Barnet UNISON Press Release: 11 September 2015
FOR IMMEDIATE RELEASE: Join the original members of Lesbians & Gays Support Miners, Durham Miners Union, Barnet UNISON on #Kids4Libraries march
Support #Kids4Libraries march 12 September
On a new civil rights battleground original members of Lesbians & Gays Support Miners, Durham Miners Union and Barnet UNISON are uniting with scores of children demanding their right to read:
Children’s March for Libraries
EAST FINCHLEY LIBRARY
226 EAST FINCHLEY HIGH ROAD
LONDON N2 9BB
Nicola Field and Jonathan Blake, two of the original members of LGSM which inspired the critically-acclaimed film, Pride, will be joining hundreds of school children and teenagers who are standing up for their right to professionally-run libraries this Saturday, carrying the iconic banner of the original struggle. The march starts at East Finchley Library which is used in droves by kids and teens in increasing numbers but which is under threat of closure or de-professionalisation by the London Borough of Barnet. Barnet is home to more children per capita than anywhere in the UK and has embarked on a self-described ‘stark’ plan to close or remove professional staff (68% cut in the staff) from as many as seven libraries, all with rapidly increasing growth of use by young people.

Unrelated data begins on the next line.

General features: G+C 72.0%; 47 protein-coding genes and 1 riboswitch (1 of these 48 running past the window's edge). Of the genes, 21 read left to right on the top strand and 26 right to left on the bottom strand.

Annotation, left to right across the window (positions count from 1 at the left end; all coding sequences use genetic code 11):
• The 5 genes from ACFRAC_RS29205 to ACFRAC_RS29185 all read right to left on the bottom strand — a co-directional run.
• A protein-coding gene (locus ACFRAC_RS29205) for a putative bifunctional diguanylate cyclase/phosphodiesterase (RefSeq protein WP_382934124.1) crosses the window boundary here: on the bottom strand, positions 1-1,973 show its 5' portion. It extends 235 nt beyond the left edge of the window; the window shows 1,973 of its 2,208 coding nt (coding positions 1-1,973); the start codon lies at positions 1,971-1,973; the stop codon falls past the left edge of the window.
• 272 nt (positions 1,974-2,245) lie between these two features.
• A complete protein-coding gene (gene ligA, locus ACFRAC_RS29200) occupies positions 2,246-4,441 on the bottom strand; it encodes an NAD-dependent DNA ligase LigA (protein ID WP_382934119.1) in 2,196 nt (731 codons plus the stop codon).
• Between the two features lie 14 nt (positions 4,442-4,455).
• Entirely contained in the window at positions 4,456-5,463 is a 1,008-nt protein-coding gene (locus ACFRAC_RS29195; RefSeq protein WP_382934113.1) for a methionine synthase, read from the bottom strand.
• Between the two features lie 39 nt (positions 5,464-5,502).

In advance of the crucial vote on libraries on 12th October at Hendon Town Hall at 7pm, the non-partisan, pro-literacy Save Barnet Libraries campaign has received over 10,000 signatures of support.
In addition to a major turnout of children, acclaimed members of the creative community are rallying to express their strength of feeling about this vital public service under attack. Bafta-award winning actress Rebecca Front, novelist Alan Gibbons and award-winning performer and poet Joshua Seigal will also speak and then march with the children to Finchley Church End Library where they will be joined by a brass band and a big red bus (11.15am Church End Library, 24 Hendon Lane N3 1TR). Footballer and author Dan Freedman will be amongst more speakers at Church End before the march continues to North Finchley Library.